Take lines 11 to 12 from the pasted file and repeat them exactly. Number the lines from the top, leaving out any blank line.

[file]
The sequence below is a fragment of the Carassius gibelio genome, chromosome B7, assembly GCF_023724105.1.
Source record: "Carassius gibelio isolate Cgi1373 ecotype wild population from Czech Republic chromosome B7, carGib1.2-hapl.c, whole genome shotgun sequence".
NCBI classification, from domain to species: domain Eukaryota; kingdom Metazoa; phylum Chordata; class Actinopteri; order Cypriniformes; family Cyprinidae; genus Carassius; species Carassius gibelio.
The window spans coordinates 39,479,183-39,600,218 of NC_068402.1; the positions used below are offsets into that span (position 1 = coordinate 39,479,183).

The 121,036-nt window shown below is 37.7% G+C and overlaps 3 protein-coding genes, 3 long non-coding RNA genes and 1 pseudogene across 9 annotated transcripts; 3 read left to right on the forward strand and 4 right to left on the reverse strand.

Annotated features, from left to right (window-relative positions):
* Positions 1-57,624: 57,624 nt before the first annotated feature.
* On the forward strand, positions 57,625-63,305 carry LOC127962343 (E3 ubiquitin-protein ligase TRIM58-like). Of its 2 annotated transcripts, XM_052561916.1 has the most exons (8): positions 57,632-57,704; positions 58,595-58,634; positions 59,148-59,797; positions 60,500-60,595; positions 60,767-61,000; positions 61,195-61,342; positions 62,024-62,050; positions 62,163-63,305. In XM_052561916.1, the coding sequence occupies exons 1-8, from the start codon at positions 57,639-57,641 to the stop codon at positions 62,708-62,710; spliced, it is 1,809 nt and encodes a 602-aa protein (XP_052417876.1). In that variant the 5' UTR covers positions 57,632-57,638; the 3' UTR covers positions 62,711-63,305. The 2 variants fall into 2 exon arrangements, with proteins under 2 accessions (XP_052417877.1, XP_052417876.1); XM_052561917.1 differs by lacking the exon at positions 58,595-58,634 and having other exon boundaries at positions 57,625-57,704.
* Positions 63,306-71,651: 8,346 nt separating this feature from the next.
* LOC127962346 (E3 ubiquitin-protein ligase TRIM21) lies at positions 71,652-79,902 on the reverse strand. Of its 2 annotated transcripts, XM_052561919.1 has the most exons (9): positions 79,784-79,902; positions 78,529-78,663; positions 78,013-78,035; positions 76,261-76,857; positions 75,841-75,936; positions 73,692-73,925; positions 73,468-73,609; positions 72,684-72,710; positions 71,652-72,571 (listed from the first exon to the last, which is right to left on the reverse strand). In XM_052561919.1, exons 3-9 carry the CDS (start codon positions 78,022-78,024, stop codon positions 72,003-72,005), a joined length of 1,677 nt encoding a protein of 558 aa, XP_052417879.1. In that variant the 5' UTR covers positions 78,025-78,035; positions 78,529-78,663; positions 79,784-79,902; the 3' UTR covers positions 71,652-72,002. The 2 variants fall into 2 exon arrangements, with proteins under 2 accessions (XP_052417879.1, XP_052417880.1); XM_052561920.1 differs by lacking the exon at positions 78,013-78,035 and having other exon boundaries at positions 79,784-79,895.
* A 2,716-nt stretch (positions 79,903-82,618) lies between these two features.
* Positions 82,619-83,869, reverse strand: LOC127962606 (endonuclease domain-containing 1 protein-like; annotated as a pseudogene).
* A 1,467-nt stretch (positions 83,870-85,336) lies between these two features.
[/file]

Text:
* A 2,716-nt stretch (positions 79,903-82,618) lies between these two features.
* Positions 82,619-83,869, reverse strand: LOC127962606 (endonuclease domain-containing 1 protein-like; annotated as a pseudogene).